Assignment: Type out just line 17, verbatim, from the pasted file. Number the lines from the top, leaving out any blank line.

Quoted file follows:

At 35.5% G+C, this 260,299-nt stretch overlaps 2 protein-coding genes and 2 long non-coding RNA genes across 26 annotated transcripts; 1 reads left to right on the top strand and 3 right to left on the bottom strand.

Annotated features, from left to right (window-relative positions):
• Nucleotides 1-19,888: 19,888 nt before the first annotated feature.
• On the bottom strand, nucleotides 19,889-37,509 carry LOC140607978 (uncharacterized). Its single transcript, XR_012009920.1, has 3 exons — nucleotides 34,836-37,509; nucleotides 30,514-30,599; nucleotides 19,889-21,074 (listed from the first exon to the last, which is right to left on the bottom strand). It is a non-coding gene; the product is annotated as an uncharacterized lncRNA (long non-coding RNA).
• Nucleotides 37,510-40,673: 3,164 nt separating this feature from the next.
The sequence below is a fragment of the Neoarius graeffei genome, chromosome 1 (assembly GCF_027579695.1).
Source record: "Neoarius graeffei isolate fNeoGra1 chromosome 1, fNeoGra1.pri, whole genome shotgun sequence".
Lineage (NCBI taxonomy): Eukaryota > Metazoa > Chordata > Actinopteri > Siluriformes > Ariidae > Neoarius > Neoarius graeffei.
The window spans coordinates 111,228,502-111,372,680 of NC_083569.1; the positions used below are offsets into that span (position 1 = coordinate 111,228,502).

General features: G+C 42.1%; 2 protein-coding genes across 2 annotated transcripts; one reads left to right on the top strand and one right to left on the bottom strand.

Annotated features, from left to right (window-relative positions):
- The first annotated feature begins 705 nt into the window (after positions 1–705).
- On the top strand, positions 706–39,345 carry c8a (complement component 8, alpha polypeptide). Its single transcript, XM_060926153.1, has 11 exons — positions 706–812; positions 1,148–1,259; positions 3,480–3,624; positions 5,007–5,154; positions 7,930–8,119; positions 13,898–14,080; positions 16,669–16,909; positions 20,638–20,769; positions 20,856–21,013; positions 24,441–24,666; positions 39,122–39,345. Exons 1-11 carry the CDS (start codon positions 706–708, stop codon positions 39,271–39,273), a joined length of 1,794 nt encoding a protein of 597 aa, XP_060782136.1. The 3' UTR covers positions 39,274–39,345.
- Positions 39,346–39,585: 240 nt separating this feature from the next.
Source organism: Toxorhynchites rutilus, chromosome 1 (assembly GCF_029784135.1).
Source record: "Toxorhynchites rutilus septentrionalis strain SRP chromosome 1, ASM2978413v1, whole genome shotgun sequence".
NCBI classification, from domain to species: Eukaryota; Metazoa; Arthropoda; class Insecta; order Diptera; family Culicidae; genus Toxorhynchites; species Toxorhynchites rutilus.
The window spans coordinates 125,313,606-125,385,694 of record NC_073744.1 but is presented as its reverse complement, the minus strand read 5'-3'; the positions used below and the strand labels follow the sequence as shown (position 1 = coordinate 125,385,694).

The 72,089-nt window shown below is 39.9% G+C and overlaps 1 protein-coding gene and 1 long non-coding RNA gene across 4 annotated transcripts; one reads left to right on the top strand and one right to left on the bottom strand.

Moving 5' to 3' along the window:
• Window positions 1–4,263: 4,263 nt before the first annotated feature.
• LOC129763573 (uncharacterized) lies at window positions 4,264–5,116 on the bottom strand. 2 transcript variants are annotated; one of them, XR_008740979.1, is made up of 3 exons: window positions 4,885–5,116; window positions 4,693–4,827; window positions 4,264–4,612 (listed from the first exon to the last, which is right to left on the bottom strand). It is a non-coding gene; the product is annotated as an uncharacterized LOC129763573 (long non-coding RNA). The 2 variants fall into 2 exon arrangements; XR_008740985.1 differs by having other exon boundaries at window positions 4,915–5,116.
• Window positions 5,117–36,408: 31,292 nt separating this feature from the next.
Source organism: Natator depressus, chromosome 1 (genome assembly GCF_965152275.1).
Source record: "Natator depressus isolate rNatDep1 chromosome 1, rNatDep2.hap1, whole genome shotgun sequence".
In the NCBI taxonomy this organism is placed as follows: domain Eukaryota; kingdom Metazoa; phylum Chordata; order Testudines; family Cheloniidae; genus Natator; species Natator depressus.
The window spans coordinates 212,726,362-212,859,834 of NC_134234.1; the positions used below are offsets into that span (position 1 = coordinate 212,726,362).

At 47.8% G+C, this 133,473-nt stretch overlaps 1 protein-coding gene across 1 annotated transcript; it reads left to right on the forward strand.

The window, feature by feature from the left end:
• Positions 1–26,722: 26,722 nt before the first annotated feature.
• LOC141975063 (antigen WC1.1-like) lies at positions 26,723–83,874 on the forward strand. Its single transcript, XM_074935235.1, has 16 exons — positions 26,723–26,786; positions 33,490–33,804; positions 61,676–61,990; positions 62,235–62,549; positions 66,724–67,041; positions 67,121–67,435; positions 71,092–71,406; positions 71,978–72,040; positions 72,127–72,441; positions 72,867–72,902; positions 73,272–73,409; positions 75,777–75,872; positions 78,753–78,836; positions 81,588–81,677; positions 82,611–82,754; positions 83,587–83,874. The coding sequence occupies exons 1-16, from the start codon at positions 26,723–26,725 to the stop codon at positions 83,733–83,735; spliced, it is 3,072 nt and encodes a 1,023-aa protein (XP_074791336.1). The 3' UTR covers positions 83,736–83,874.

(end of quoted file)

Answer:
NCBI classification, from domain to species: Eukaryota; Metazoa; Arthropoda; class Insecta; order Diptera; family Culicidae; genus Toxorhynchites; species Toxorhynchites rutilus.